Biography

Ian Ferguson Born 1952  Few New Zealanders have competed at more Olympic Games than Ian Ferguson, and no-one has won as many medals or as many golds.

Ferguson, a youngster trying out kayaing after shining at surf lifesaving, competed at the 1976 Montreal Olympics, where he failed to make much impression.

Four years later, after gaining experience on the European circuit, he was one of just four New Zealand athletes who defied the western boycott and competed at the 1980 Moscow Olympics. There Ferguson showed the benefits of his experience by making the K1 500 and K1 1000 finals.

After Moscow, Ferguson retired for a time, not because he didn’t have the desire, but simply through lack of money. He opened a business in Auckland, repairing and distributing video-game machines. But after being offered limited financial support by the New Zealand Sports Foundation, he came back strongly in 1983, claiming a silver medal in the K1 500 at the world championships in Tampere, Finland.

By now in Ferguson, Paul MacDonald, Alan Thompson and Grant Bramwell, New Zealand had a core of world-class kayakers, which was amazing considering there were only about 50 competitive kayakers in the country. The New Zealanders worked each other over during training, where the racing was often tougher than in competition.

At the 1984 Los Angeles Olympics, Ferguson was unstoppable, winning the K1 500 by half a length from the Swede, Lars-Erik Moberg, and just 90 minutes later teaming with MacDonald to win the K2 500 by more than one second. The next day he completed an amazing treble by teaming with MacDonald, Thompson and Bramwell to win the K4 1000 gold medal. The New Zealand four became known in kayaking circles as the Dream Team.

There were suggestions that their Olympic medals were “soft” because of the Eastern bloc boycott of the games, but Ferguson pointed out that they had beaten all the world’s leading paddlers in the months before the Olympics.

Ferguson and MacDonald emphasised their point by winning a fiercely-fought K2 500 final at the 1985 world championships in Belgium, pushing East Germany and the Soviet Union into the minor placings. In 1987, at Duisburg, the pair added another world title, in the K2 1000, and landed a silver in the K2 500.

By the 1988 Seoul Olympics, Ferguson was 36, long in the tooth for a top athlete, but he had trained superbly, and he and MacDonald retained their K2 500 title, as well as winning a silver in the K2 1000. Ferguson was the New Zealand team flag-bearer at Seoul.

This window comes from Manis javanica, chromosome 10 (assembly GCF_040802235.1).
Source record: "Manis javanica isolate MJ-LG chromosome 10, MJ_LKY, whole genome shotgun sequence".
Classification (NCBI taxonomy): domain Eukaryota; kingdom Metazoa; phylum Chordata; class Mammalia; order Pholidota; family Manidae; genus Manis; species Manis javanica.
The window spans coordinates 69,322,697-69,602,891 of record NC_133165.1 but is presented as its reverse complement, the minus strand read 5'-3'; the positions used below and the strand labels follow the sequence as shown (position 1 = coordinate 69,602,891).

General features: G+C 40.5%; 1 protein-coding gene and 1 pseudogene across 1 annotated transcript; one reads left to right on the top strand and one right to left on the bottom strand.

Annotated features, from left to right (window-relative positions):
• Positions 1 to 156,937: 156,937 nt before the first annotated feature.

In 1990 Ferguson and MacDonald, still defying the ageing process, were second in the K2 10,000 at the world championships in Poland.

Unbelievably Ferguson, at the age of 40, contested a fifth Olympics, at Barcelona in 1992. He and MacDonald again performed extremely well. They competed in the K2 500 and K 2 1000 and made the final of the longer race, going faster than ever before.

After retiring from competition, Ferguson, who had initially trained as an accountant, stayed close to kayaking. He set up a marine sports and kayak hire business in Auckland, spent time designing and developing new kayaks and became a national coach and administrator.

Ferguson and his wife, Alison, have two sons. One, Steve, became an Olympic swimmer before turning to kayaking with even more success in the 2004 and 2008 Olympics.

Ian Ferguson was a Halberg Coach of the Year finalist in 2003 and has been an official with the New Zealand Olympic team’s kayaking segment at two Olympics.

Because of his kayaking heroics, Ferguson’s surf lifesaving prowess is often overlooked. Yet he was one of the big New Zealand names in this sport.

In 1972 he scooped the New Zealand ironman, surf ski and long board titles. Thereafter he seemed to pick up national surf lifesaving titles at will. Among the individual titles he won were the ironman from 1974-76, the surf ski race in 1976, 1977 and 1990, and the Malibu board race in 1976. Ferguson won four gold medals in the 35-40 age group at the 1991 surf lifesaving world masters.

He was Sportsman of the Year - the precursor to the Halberg Awards - in 1984 and a finalist in 1985 and 1988. Ferguson won the Lonsdale Cup in 1979, 1984 and 1985, the last time shared with Paul MacDonald.

He was inducted into the New Zealand Sports Hall of Fame in 1993.

News and Blogs

Joseph Romanos writes: Nick Willis the ideal flag-bearer

27 July 2012

Nick Willis continued a grand tradition when he was today named as the 2012 New Zealand Olympic team captain and flag-bearer.